Thursday, May 6, 2010

2009 Carbon Output -7%: Coal Use Down, NG Use Up - Anybody Surprised?

The EIA released its annual "U.S. Carbon Dioxide Emissions" report for 2009 yesterday.  The report showed that annual carbon dioxide emissions decreased 7% in the U.S. last year, the biggest decrease since 1949.  The Financial Times has a nice summary of the report

This decline in CO2 is obviously good news.  The bad news, of course, is that the recession played a part in reducing emissions, but it only accounted for one third of the decrease.  The remainder resulted equally from a decrease in energy intensity (pegged to a unit of GDP) and carbon intensity of the energy supply.  The carbon intensity largely decreased because utilities increased their use of natural gas and decreased their use of coal.  The chart below tells the story.


Gas fans will remember the dark days of mid-2009 when natural gas prices dropped below coal prices on a per-Btu basis.  This led utilities to operate gas-fired generators more than usual.  The fun ended for most utilities with take-or-pay coal contracts as coal began piling up.  But the switching led to a market share gain for natural gas over coal in the power generation industry.

We've been saying all along that substituting natural gas for coal in power generation will immediately and significantly reduce carbon dioxide output in the power generation sector.  It will not require a big transition since the country has a large inventory of under-utilized gas-fired plants.  Not only will carbon dioxide output decrease but so will sulfur dioxide, mercury and particulate emissions.  It's nice to see that the data backs up this assertion.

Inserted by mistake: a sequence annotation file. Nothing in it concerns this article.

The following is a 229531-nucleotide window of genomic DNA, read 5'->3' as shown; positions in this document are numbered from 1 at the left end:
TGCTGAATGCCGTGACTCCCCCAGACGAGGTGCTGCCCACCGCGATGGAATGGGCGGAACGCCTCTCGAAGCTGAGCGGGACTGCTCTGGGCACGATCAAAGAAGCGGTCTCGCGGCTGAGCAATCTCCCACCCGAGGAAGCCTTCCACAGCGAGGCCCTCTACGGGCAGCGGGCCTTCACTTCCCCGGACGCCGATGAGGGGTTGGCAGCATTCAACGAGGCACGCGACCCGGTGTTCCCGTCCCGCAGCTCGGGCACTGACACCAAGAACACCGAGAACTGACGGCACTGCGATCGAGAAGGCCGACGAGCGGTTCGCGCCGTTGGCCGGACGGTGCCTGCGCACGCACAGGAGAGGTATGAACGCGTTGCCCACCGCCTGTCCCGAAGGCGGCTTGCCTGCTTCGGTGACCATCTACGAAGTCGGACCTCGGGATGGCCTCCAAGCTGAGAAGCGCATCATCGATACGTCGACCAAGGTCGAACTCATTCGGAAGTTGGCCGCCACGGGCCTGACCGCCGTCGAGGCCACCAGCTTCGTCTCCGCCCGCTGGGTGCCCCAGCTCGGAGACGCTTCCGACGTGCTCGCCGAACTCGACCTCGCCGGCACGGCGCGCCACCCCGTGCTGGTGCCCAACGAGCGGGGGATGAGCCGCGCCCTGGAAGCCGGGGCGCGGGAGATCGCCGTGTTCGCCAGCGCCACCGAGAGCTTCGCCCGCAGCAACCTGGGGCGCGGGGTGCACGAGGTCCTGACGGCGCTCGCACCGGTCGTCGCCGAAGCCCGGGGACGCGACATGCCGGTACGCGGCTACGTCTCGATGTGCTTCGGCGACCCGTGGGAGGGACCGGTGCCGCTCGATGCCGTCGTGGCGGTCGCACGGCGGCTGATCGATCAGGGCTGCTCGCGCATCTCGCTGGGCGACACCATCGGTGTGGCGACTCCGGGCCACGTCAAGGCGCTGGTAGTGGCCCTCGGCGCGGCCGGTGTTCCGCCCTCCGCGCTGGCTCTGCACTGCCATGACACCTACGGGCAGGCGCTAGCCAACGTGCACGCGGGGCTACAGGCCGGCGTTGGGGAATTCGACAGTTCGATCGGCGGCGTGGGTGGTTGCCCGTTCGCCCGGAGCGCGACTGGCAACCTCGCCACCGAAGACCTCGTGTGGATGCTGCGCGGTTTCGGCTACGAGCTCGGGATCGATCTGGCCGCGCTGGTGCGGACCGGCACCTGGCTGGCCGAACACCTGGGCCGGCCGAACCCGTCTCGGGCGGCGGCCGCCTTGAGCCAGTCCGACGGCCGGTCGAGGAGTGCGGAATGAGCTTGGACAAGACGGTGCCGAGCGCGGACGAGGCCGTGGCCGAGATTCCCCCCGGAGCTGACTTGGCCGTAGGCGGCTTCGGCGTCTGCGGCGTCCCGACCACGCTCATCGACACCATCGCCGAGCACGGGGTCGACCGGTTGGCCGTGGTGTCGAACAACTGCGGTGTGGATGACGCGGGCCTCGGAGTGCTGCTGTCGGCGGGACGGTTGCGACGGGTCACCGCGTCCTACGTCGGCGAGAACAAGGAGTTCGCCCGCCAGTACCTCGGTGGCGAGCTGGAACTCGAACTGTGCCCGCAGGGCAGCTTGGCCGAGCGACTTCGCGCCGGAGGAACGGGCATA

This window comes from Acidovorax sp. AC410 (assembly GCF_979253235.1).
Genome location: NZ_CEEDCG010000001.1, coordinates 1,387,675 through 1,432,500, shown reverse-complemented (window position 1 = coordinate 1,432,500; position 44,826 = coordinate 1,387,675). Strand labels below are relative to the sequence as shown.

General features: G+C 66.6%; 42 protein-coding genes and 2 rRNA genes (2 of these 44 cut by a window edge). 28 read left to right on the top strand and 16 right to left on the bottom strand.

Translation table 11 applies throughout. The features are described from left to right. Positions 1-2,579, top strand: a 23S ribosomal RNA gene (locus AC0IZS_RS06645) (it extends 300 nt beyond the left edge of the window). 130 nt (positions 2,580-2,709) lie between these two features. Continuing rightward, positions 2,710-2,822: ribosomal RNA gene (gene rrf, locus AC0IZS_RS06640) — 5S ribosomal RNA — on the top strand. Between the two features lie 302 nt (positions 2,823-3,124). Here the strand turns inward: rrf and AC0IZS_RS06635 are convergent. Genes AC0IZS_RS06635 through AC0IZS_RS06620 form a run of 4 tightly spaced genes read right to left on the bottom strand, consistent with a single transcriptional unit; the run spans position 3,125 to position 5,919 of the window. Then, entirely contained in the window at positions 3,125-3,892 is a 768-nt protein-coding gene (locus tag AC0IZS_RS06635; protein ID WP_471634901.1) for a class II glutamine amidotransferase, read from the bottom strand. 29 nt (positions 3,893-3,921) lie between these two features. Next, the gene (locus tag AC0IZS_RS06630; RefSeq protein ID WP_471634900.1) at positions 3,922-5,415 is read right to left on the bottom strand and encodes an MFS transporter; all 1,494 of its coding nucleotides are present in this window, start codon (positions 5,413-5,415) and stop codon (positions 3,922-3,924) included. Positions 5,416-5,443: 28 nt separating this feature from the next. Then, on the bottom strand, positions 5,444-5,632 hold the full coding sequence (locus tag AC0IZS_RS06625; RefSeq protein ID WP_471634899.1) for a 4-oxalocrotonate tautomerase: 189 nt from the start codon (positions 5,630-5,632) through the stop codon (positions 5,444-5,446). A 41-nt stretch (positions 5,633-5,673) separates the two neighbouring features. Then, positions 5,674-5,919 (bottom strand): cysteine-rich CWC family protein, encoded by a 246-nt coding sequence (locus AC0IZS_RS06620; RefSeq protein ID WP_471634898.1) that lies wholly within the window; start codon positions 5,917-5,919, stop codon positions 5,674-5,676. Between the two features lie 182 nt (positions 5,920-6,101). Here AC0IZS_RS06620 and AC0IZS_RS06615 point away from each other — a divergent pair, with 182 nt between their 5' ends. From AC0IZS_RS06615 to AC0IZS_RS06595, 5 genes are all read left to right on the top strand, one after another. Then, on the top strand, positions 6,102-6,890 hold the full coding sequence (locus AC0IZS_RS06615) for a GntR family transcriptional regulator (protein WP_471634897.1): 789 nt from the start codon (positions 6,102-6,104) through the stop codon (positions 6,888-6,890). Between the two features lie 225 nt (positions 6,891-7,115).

No matter where you come out on the global warming debate, reducing greenhouse gasses is an important and beneficial goal.  Bottom line:  the less impact humans have on the atmosphere, the better.  I've long bristled at the argument that developing nations like China and India are increasing their coal and carbon use, so why should the U.S. "take one for the team" by sticking to international accords to reduce atmospheric carbon?  Leadership, that's why.  It is 3rd grade logic to say "they're not doing it so why should I?"  If we are the best country in the world (and I think we are), we need to take a leadership position and do the right thing.

The Financial Times quipped: "(t)he death of US coal, it seems, is marching on."  These are strong words.  You could point to health statistics and say the same thing about cigarettes, but you likely would be wrong on both counts.

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